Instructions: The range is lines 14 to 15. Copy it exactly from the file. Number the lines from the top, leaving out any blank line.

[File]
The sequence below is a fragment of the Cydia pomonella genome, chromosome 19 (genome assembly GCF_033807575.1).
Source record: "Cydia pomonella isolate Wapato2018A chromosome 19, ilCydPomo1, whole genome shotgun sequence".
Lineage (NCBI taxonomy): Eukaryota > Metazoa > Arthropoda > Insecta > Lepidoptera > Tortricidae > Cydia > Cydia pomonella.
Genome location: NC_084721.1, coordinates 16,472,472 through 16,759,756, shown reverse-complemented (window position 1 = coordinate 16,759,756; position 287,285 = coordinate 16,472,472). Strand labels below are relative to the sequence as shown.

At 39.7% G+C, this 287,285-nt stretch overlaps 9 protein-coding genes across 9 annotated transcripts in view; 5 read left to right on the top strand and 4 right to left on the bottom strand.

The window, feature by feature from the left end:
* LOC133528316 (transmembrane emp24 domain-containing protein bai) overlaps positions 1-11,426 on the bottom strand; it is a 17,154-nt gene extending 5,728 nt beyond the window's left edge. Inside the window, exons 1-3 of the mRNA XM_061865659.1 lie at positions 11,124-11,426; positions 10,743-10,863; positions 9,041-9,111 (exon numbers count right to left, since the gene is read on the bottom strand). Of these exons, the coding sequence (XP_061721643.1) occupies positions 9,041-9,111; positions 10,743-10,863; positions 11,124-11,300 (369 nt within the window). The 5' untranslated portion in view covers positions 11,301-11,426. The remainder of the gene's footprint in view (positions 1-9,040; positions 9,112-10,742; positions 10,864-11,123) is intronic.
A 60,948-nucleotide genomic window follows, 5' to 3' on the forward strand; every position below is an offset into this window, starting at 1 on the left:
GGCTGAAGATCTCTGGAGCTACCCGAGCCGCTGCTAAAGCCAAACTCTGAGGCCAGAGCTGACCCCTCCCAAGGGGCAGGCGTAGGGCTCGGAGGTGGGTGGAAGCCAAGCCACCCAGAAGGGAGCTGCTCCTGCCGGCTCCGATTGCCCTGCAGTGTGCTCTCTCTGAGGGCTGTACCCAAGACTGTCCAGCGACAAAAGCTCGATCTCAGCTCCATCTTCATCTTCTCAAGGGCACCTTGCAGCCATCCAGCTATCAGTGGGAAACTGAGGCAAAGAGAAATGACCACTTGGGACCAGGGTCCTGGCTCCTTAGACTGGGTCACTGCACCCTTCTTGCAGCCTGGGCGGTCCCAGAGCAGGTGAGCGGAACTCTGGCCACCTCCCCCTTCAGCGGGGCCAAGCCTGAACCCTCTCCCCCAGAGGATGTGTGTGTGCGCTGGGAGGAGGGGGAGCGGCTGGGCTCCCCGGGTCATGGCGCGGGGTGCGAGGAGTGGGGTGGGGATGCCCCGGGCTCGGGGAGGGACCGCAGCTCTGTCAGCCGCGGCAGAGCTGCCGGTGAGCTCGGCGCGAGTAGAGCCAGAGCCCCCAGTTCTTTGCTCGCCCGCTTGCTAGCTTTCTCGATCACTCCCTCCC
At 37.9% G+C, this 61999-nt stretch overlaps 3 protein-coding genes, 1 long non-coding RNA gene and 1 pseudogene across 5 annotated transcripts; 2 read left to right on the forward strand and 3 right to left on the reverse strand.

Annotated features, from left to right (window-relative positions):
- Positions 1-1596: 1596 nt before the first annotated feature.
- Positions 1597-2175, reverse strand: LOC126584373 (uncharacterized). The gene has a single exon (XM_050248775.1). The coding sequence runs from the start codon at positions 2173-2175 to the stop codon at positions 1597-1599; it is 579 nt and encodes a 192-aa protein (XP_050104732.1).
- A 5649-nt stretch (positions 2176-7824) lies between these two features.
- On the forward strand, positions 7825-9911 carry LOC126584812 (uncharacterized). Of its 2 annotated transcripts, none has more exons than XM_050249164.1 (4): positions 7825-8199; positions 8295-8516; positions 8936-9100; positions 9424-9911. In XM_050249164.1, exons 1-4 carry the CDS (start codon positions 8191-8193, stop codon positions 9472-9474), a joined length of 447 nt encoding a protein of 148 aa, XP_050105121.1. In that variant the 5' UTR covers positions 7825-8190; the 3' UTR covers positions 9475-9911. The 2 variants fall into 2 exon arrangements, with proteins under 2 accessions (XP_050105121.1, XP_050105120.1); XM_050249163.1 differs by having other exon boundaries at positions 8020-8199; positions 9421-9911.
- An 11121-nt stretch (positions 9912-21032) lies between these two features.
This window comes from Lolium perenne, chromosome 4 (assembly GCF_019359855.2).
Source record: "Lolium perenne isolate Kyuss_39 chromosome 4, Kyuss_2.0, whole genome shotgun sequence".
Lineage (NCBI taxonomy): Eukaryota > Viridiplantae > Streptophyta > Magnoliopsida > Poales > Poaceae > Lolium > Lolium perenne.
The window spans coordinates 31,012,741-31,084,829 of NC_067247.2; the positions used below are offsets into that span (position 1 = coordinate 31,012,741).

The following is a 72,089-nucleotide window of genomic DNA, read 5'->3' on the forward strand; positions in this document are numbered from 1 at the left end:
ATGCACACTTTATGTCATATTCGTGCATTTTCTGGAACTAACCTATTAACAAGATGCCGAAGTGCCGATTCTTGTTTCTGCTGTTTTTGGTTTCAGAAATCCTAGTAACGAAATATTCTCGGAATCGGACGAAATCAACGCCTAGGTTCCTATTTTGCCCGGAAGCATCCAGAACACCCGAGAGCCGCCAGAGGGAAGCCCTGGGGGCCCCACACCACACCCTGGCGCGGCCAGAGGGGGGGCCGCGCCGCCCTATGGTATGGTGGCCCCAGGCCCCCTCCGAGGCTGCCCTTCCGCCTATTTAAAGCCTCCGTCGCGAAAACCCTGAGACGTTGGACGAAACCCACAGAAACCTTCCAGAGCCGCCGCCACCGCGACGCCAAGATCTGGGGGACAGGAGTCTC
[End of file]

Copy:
- A 5649-nt stretch (positions 2176-7824) lies between these two features.
- On the forward strand, positions 7825-9911 carry LOC126584812 (uncharacterized). Of its 2 annotated transcripts, none has more exons than XM_050249164.1 (4): positions 7825-8199; positions 8295-8516; positions 8936-9100; positions 9424-9911. In XM_050249164.1, exons 1-4 carry the CDS (start codon positions 8191-8193, stop codon positions 9472-9474), a joined length of 447 nt encoding a protein of 148 aa, XP_050105121.1. In that variant the 5' UTR covers positions 7825-8190; the 3' UTR covers positions 9475-9911. The 2 variants fall into 2 exon arrangements, with proteins under 2 accessions (XP_050105121.1, XP_050105120.1); XM_050249163.1 differs by having other exon boundaries at positions 8020-8199; positions 9421-9911.